Tracking Conflict Worldwide

CrisisWatch is our global conflict tracker, an early warning tool designed to help prevent deadly violence. It keeps decision-makers up-to-date with developments in over 70 conflicts and crises every month, identifying trends and alerting them to risks of escalation and opportunities to advance peace. In addition, CrisisWatch monitors over 50 situations (“standby monitoring”) to offer timely information if developments indicate a drift toward violence or instability. Entries dating back to 2003 provide easily searchable conflict histories.

Global Overview

Outlook for This Month August 2020

Resolution Opportunities

Trends for Last Month July 2020

Improved Situations

Conflict in Focus

The latest edition of Crisis Group’s monthly conflict tracker highlights deteriorations in July in 11 countries and conflict situations, the overwhelming majority of them in Africa.

In Ethiopia, the killing of popular Oromo singer Hachalu Hundessa sparked a wave of protests, which left over 200 dead. In Sudan, the government struggled to advance the transitional agenda amid continuing delays in finalising a peace accord with rebel groups and escalating deadly violence in Darfur. In South Sudan, intercommunal violence surged in the east, while the partnership between President Salva Kiir and VP Riek Machar suffered setbacks. In Mali, clashes between anti-government protesters and security forces in the capital Bamako killed at least 14 people.

Looking ahead to August, CrisisWatch warns of three conflict risks. In Libya, Egypt took preparatory steps toward a direct military intervention, which could escalate the war dramatically, while heavy clashes in Yemen’s north between the government and the Huthis could intensify. In Nagorno-Karabakh, deadly border clashes between Armenia and Azerbaijan in July – the severest escalation since 2016 – could spark another flare-up absent strong communication between Yerevan and Baku.

We also flag a resolution opportunity in the coming month in Afghanistan. After the Taliban announced a three-day ceasefire and the government made progress toward releasing the final batch of prisoners, prospects rose again of long-awaited intra-Afghan talks starting in August.


Amid public discontent, presidential election delay sparked renewed mobilisation against govt. Thousands 14 July protested interim govt in capital La Paz, defying COVID-19 restrictions; demonstrators voiced grievances over mass layoffs and govt health and education policies. Supreme Electoral Tribunal 23 July postponed presidential election from 6 Sept to 18 Oct, citing virus-related health crisis; exiled opposition leader and former President Evo Morales same day accused govt of unconstitutional move to “gain more time”. Influential union Bolivian Workers’ Centre (COB) 28 July marched in second-largest city El Alto against election delay, accusing govt of using pandemic to extend its powers; COB next day declared indefinite general strike and countrywide mobilisation; COB 30 July met with electoral authorities.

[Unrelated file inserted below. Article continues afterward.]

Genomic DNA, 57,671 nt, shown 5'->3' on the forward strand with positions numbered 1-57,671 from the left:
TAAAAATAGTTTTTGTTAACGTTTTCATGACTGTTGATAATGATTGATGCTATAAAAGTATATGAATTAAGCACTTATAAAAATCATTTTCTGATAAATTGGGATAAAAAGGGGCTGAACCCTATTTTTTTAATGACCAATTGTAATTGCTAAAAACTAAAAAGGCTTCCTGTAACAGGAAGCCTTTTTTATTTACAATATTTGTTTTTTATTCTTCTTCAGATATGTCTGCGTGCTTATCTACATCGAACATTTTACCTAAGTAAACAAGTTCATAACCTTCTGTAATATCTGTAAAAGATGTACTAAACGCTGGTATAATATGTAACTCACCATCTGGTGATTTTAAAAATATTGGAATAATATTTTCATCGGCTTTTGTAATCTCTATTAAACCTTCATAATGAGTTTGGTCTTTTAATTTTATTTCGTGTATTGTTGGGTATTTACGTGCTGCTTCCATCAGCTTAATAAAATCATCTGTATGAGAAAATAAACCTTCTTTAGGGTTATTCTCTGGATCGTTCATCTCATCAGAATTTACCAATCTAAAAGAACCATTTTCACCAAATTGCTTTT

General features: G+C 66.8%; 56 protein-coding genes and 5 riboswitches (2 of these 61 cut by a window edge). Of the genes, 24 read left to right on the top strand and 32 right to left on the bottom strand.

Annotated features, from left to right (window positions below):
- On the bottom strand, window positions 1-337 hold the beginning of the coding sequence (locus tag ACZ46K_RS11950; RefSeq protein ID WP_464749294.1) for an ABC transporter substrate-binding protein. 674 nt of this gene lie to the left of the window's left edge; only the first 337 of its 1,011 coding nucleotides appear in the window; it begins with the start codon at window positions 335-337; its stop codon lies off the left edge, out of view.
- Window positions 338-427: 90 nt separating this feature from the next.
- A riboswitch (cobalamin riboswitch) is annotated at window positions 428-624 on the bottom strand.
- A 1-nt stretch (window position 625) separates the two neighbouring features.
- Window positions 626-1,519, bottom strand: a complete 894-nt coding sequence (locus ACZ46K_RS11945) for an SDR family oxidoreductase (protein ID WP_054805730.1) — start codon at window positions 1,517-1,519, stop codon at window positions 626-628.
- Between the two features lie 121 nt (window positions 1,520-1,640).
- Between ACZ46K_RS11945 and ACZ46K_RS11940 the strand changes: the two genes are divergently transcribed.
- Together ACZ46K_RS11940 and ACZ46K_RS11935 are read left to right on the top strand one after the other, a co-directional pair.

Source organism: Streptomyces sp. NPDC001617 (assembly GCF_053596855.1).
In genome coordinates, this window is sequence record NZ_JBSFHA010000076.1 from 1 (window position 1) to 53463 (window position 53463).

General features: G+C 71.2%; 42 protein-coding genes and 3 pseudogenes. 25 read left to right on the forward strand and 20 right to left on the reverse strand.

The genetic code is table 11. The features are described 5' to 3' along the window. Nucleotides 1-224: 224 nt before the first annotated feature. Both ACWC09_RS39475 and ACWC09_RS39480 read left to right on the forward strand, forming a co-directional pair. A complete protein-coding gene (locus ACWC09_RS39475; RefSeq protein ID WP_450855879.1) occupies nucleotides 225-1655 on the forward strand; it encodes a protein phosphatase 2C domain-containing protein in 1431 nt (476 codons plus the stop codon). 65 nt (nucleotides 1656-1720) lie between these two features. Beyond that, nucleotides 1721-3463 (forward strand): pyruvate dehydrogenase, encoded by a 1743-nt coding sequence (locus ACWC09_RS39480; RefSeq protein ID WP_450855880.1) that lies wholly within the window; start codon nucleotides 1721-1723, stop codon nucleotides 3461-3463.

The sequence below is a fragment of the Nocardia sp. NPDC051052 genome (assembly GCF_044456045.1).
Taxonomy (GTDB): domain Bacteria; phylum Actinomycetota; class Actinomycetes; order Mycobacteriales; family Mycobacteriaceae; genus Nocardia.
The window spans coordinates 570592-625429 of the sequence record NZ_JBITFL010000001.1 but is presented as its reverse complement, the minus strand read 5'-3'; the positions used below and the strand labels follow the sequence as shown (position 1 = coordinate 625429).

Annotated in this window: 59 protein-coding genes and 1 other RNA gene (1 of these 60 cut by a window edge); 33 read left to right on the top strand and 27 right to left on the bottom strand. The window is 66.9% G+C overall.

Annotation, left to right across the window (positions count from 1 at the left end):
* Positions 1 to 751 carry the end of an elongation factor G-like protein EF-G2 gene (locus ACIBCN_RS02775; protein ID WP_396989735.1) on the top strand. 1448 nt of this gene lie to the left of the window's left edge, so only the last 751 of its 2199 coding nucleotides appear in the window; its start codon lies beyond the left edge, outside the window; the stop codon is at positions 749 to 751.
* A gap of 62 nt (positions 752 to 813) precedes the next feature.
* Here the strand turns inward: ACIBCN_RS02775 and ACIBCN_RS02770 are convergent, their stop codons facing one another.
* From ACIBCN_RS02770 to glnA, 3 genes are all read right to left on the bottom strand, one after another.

Armed groups continued to take advantage of COVID-19 pandemic to expand territorial control, while National Liberation Army (ELN) guerrillas reiterated willingness to negotiate ceasefire with govt. Amid COVID-19 pandemic, armed group violence remained high. Notably, criminal group Rastrojos 18 June reportedly killed eight farmers and coca growers in Tibú municipality, Norte de Santander department (north east), forcing more than 400 people to flee. Attorney general’s office first week of July said 37 social leaders were killed in first six months of 2020 with a further 49 cases under verification; civil society group Indepaz counted 166 such assassinations in same period. NGO Global Witness 29 July said 64 environmental activists were killed in 2019, highest total globally and increase from 25 in 2018. ELN 7 July urged govt to negotiate bilateral 90-day humanitarian ceasefire amid coronavirus; next day, President Duque excluded possibility of bilateral talks until several preconditions are met. ELN chief negotiator Pablo Beltrán 9 July said group would not consider unilateral truce, claiming govt used guerrillas’ April ceasefire to reposition forces and launch offensive in May. Govt 8 July launched individual demobilisation program allowing armed group combatants to disarm in exchange for reduced judicial sentences and economic reintegration packages; El Espectador newspaper 10 July reported Dairo Antonio Úsuga David alias Otoniel, leader of Autodefensas Gaitanistas de Colombia (one of country’s main drug trafficking groups), was exploring options to lay down arms through program. Govt 15 July relocated dozens of former Revolutionary Armed Forces of Colombia (FARC) combatants from collective demobilisation zone in Ituango, Antioquia department (north west) following threats from dissident factions. Govt continued to insist on 31 July deadline for FARC political party to hand over economic proceeds from conflict, though party reiterated it had already returned profits in cash and commodities. Amid dramatic increase in COVID-19 cases, govt 29 July extended nationwide quarantine until 30 Aug, with different sets of local restrictions depending on number of cases.